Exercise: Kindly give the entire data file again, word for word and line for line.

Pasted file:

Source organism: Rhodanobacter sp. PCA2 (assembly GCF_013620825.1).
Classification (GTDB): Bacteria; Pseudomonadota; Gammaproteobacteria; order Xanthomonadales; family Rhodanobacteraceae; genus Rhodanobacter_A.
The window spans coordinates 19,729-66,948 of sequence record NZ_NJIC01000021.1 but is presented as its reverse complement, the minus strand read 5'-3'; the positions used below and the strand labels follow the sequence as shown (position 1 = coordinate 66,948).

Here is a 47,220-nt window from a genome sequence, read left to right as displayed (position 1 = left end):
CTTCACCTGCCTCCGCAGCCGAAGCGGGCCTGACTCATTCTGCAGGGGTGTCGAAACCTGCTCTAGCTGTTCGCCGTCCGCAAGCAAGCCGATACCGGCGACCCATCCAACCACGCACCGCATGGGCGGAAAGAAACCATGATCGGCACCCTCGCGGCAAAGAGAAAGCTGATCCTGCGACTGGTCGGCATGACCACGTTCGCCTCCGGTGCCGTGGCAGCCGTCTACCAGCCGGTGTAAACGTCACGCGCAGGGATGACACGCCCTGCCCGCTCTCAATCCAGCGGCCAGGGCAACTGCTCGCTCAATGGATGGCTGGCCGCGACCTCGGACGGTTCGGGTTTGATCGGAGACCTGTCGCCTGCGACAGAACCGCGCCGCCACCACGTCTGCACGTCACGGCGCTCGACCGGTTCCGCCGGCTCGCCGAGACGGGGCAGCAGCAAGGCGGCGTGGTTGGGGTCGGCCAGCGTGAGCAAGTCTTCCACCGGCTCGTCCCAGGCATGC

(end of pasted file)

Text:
Source organism: Rhodanobacter sp. PCA2 (assembly GCF_013620825.1).
Classification (GTDB): Bacteria; Pseudomonadota; Gammaproteobacteria; order Xanthomonadales; family Rhodanobacteraceae; genus Rhodanobacter_A.
The window spans coordinates 19,729-66,948 of sequence record NZ_NJIC01000021.1 but is presented as its reverse complement, the minus strand read 5'-3'; the positions used below and the strand labels follow the sequence as shown (position 1 = coordinate 66,948).

Here is a 47,220-nt window from a genome sequence, read left to right as displayed (position 1 = left end):
CTTCACCTGCCTCCGCAGCCGAAGCGGGCCTGACTCATTCTGCAGGGGTGTCGAAACCTGCTCTAGCTGTTCGCCGTCCGCAAGCAAGCCGATACCGGCGACCCATCCAACCACGCACCGCATGGGCGGAAAGAAACCATGATCGGCACCCTCGCGGCAAAGAGAAAGCTGATCCTGCGACTGGTCGGCATGACCACGTTCGCCTCCGGTGCCGTGGCAGCCGTCTACCAGCCGGTGTAAACGTCACGCGCAGGGATGACACGCCCTGCCCGCTCTCAATCCAGCGGCCAGGGCAACTGCTCGCTCAATGGATGGCTGGCCGCGACCTCGGACGGTTCGGGTTTGATCGGAGACCTGTCGCCTGCGACAGAACCGCGCCGCCACCACGTCTGCACGTCACGGCGCTCGACCGGTTCCGCCGGCTCGCCGAGACGGGGCAGCAGCAAGGCGGCGTGGTTGGGGTCGGCCAGCGTGAGCAAGTCTTCCACCGGCTCGTCCCAGGCATGC